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Gravity Falls (S01E06):, vs. Manliness created by Alex Hirsch, creative director Michael Rianda (season 1), Disney Channel: July 20, 2012, 23:01 min.
disneynow.go.com (accessed: May 14, 2019)
netflix.com (accessed: May 14, 2019)
Free stock photo at pexels.com (accessed: May 14, 2019).
Author of the Entry:
Anna Mik, University of Warsaw, firstname.lastname@example.org
Peer-reviewer of the Entry:
Elżbieta Olechowska, University of Warsaw, email@example.com
Elizabeth Hale, University of New England, firstname.lastname@example.org
Alex Hirsch, portrait under the Wikimedia Common Rights, Date: 20 July, 2013, Source: Flickr, Author: Andrew Speers, RanZag (accessed: May 13, 2019).
, b. 1985
Alexander ("Alex") Robert Hirsch, was born on June 18, 1985 in Piedmont, California. As he said himself, he had always wanted to be a creator of cartoons and that is why he went to CalArts (California Institute of the Arts). He graduated in 2007. Since then he has worked as a cartoonist, storyboard artist and voice actor in many productions for children, e.g., he was a co-writer of The Marvelous Misadventures of Flapjack (2008-2010) for Cartoon Network and co-creator of Fish Hooks (2010-2014) for Disney Channel.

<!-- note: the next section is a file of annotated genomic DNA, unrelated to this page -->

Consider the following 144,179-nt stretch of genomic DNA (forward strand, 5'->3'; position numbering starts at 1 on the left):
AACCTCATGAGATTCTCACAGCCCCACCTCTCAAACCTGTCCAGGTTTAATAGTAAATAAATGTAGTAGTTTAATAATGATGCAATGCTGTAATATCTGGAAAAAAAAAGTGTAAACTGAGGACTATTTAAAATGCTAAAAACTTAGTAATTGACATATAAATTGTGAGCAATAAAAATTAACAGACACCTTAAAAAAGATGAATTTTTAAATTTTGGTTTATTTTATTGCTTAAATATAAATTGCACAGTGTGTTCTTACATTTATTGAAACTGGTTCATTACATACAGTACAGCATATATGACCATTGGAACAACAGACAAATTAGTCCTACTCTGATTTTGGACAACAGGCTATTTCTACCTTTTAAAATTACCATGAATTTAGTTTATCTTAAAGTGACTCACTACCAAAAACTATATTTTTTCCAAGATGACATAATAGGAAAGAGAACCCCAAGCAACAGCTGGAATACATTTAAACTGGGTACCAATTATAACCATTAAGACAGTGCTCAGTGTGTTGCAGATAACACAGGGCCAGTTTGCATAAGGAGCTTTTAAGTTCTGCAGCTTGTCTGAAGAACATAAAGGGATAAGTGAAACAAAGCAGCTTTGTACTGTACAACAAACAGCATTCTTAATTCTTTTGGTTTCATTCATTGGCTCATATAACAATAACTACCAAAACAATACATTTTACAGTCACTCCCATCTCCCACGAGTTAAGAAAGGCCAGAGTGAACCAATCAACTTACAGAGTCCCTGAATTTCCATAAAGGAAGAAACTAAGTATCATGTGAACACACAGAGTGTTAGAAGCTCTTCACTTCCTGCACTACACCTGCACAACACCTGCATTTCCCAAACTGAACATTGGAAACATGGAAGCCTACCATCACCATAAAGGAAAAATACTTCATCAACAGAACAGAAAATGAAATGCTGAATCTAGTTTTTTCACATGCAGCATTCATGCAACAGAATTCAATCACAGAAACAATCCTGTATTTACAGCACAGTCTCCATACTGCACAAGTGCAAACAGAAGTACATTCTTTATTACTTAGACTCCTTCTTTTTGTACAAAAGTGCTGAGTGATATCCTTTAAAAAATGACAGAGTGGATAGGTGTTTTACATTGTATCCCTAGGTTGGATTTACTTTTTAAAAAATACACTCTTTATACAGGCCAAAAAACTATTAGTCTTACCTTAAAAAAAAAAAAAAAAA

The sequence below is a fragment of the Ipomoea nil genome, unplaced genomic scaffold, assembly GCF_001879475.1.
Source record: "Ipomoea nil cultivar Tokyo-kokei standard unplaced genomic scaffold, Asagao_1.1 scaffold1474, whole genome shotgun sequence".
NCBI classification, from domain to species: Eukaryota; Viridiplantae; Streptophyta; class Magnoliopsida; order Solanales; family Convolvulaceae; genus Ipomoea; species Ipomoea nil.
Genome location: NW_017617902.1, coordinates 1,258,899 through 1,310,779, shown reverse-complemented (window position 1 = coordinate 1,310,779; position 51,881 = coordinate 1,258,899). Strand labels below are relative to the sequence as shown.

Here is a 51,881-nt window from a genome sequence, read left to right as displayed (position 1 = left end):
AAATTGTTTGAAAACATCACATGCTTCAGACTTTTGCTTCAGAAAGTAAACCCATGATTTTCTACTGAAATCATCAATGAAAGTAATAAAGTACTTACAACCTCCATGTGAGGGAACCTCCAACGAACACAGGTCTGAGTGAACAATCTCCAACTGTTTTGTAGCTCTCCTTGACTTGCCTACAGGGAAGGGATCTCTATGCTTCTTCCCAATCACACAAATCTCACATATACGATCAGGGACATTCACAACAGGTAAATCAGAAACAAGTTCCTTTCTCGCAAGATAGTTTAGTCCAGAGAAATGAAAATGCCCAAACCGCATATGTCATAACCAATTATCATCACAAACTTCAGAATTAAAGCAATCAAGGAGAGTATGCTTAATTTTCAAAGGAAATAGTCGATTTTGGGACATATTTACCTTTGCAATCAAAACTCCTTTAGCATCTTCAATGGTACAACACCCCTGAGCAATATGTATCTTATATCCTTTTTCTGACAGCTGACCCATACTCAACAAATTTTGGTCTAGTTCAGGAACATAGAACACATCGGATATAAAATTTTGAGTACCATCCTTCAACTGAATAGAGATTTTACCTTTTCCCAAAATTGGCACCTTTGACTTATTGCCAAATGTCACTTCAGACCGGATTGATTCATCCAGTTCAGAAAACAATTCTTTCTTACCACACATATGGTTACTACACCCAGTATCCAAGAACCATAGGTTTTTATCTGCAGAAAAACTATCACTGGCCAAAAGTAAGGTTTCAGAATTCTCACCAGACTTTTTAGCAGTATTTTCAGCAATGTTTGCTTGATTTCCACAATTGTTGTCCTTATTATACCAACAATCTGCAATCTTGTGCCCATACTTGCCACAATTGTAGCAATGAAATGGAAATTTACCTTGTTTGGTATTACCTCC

Hirsch’s most famous work though is Gravity Falls (2012-2016) aired on Disney Channel and Disney XD. It is a story about siblings – twins Dipper and Mabel Pines spend their summer in a Mystery Shack, a local tourist attraction run by their uncle Stan Pines. Stan is a mountebank who collects "wonders" from the woods and put them into display (e.g., he has sewn together two animals claiming it was a newly discovered hybrid). But a real mystery is hiding in the woods: in the first episode, Dipper finds a mysterious books full of guidelines about strange creatures and phenomena that the siblings discover in the following episodes. Some of them are inspired by the classical antiquity.
Twitter (accessed: May 13, 2019)
Bio prepared by Anna Mik, University of Warsaw, email@example.com
Dipper Pines voiced by Jason Ritter
Mabel Pines voiced by Kristen Schaal
Grunkle Stan voiced by Alex Hirsch
Soos Ramirez voiced by Alex Hirsch
Wendy Corduroy voiced by Linda Cardellini
Sequels, Prequels and Spin-offs
Book by Alex Hirsch and Rob Renzeltc: Gravity Falls: Journal 3, 2016, il. Andy Gonsalves, Stephanie Ramirez.
Graphic novel by Alex Hirsh: Gravity Falls: Lost Legends, 2018.
A spin-off television series: Gravity Falls Shorts by Alex Hirsch, 2013-2014.
The main theme of the episode is Dipper finding out what does it mean to be a man. When he tries to prove his strength at the beginning of the episode, he fails and faces great humiliation. He runs into the mysterious woods where he meets a minotaur who calls himself Manotaur. The Creature was attracted to the smell of jerky eaten by Dipper – that apparently is the most manly food there is. Standing next to Dipper, the Manotaur also smells “emotional issues” and after hearing the boy’s story, he decides to help him to become a man. He takes Dipper to the Man Cave where other Manotaurs live, fight with each other, eat meat and prove their manliness (their names are Pubitaur, Testosteraur, Pituitar, etc.). Here Dipper changes his name to Destructor and begins his Mansformation.